The International Monetary Fund (IMF) has cut marginally its global economic forecast to 3.3 percent for 2014, down by 0.1 percent from its July forecast.
Despite major economies like the United States and the United Kingdom achieving a decent growth, high public debt in economies such as Japan’s raises major macroeconomic and fiscal challenges, the IMF has noted in its latest World Economic Outlook report.
“The weaker than expected growth outlook for 2014 reflects setbacks to economic activity in the advanced economies during the first half of 2014, and a less optimistic outlook for several emerging market economies,” the report said.
Addressing the media ahead of the annual IMF and World Bank meetings in Washington, DC, Olivier Blanchard, IMF’s Chief Economist, said the global economic outlook remains weak and uneven.
The Bretton Woods institution also cut its outlook for 2015 by 0.5 percent from July’s forecast to 3.8 percent.
“Looking around the world, economies are subject to two main forces. One from the past: countries have to deal with the legacies of the financial crisis, ranging from debt overhangs to high unemployment. One from the future, or more accurately, the anticipated future: potential rates are being revised down and these worse prospects are affecting confidence, demand and growth today,” Mr. Blanchard said.
He added that because the forces play in different countries to different degrees, economic revolutions are becoming more differentiated.
Affecting the global outlook is the slowdown in growth in the Eurozone, which nearly stalled earlier in the year. “While this reflects in part temporary factors, both legacies, primarily in the south, and low potential growth, nearly everywhere, are playing a role in slowing down the recovery,” Mr. Blanchard said.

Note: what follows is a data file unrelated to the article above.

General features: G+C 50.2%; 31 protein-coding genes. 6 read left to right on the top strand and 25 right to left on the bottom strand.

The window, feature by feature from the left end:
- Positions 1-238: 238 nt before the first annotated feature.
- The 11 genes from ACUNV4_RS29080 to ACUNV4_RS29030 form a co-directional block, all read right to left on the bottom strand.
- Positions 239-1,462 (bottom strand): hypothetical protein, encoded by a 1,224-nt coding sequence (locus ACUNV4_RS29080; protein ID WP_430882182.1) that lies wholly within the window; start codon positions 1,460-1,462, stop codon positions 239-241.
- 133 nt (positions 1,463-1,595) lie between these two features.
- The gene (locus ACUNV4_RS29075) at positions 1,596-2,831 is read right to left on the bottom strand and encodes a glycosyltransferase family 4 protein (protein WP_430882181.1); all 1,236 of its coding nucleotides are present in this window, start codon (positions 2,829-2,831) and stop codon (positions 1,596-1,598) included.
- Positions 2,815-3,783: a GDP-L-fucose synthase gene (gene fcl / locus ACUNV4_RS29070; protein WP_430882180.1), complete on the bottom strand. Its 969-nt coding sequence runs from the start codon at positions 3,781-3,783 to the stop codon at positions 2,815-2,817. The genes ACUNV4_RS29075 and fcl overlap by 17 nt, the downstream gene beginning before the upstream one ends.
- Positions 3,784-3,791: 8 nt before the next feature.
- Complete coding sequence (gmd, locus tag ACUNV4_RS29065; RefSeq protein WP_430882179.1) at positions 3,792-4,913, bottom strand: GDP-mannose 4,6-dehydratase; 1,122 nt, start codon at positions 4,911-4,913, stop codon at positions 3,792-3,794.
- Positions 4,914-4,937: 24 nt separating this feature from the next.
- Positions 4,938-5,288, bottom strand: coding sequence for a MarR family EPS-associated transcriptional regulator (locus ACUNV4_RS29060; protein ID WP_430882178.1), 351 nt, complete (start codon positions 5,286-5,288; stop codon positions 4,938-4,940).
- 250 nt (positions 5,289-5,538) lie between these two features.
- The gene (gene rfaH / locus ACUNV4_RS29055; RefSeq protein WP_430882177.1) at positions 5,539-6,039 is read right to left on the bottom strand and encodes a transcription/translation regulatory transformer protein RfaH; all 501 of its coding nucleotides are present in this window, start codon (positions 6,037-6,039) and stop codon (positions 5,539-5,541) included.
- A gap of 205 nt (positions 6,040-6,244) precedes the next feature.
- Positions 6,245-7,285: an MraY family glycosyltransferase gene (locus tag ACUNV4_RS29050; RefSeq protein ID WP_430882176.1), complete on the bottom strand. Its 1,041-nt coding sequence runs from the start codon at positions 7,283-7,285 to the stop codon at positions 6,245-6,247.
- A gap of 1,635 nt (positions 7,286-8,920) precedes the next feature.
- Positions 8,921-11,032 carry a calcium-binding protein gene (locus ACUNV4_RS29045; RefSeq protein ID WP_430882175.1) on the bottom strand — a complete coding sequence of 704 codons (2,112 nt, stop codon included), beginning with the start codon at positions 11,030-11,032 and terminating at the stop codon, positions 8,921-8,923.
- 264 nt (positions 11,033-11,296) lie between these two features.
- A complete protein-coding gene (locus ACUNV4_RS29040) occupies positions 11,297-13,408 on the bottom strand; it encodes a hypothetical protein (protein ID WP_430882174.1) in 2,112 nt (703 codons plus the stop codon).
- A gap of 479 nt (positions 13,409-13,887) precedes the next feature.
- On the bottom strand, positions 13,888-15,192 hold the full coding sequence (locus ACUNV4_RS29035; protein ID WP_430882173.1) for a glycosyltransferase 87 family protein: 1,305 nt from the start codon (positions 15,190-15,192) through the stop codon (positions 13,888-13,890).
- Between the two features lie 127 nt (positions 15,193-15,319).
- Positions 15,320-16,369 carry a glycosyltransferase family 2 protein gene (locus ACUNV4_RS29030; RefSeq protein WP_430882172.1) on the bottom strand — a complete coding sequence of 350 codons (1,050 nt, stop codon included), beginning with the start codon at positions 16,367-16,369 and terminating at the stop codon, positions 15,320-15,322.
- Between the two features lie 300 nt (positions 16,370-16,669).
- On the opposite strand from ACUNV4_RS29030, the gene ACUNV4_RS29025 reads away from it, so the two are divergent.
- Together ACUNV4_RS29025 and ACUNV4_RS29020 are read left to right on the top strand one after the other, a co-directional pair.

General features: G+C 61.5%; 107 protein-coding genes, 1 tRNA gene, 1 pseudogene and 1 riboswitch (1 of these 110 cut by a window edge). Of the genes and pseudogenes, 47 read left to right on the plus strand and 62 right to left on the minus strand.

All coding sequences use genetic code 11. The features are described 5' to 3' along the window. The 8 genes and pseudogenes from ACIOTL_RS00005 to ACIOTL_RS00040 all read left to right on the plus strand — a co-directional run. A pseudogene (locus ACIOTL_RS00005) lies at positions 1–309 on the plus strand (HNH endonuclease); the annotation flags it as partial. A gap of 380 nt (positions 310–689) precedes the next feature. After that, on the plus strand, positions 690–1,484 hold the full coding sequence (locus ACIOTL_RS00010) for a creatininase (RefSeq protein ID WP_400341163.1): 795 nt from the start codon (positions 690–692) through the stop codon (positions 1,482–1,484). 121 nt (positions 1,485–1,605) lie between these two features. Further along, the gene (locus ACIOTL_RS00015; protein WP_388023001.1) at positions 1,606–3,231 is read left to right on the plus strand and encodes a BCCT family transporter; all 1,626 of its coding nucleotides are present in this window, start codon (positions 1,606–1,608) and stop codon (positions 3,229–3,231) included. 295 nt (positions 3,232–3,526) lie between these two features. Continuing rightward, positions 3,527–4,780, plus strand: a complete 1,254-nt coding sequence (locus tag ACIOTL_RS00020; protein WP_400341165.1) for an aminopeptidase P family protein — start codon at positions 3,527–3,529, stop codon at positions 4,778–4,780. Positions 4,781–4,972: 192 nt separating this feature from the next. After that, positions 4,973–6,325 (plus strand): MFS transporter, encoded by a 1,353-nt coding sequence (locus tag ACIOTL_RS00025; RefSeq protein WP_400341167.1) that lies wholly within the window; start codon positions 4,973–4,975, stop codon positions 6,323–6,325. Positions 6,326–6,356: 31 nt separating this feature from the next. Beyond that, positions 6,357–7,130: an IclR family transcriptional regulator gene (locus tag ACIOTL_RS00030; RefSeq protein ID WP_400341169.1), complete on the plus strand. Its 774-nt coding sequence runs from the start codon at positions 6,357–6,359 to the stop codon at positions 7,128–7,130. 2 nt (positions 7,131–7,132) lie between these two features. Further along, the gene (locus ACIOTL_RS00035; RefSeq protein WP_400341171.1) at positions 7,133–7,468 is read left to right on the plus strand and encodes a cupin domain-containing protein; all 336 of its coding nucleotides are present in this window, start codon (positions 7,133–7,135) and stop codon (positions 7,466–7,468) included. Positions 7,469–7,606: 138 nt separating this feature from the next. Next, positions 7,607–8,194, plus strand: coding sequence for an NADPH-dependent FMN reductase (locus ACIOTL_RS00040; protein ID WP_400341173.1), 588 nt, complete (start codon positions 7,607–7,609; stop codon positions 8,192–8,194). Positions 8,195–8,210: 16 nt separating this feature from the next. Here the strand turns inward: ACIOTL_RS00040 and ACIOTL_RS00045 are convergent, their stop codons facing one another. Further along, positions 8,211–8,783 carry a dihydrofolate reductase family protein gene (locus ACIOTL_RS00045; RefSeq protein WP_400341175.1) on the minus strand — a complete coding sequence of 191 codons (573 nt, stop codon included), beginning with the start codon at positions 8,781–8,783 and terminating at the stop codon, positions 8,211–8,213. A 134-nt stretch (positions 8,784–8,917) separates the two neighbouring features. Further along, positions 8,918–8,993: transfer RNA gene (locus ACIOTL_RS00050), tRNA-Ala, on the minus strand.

Growth prospects vary in advanced economies
In advanced economies, growth is forecast to rise to 1.8 percent in 2014 and 2.3 percent in 2015.
Much of the projected strengthening in activity reflects faster growth in the United States following a temporary setback in the first quarter of this year, the report said.
Employment growth, the report said, has been strong, and household balance sheets have improved amid favorable financial conditions and a recovering housing market.
According to the report, “In the euro area, recent growth disappointments highlight lingering fragilities. A gradual, but weak recovery is projected to take hold, supported by a sharp compression in interest spreads for stressed economies and record-low long-term interest rates in core euro area economies.”
While ruling out the risks posed by the Ukranian and Middle East crisis on its current outlook, the IMF maintained that “clearly, the risk that they do so in the future is there and could affect the world economy in a major way.
“Heightened geopolitical risks could prove more persistent, and they could also worsen. The result could be sharply higher fuel prices, trade disruptions, and further economic distress,” the report said.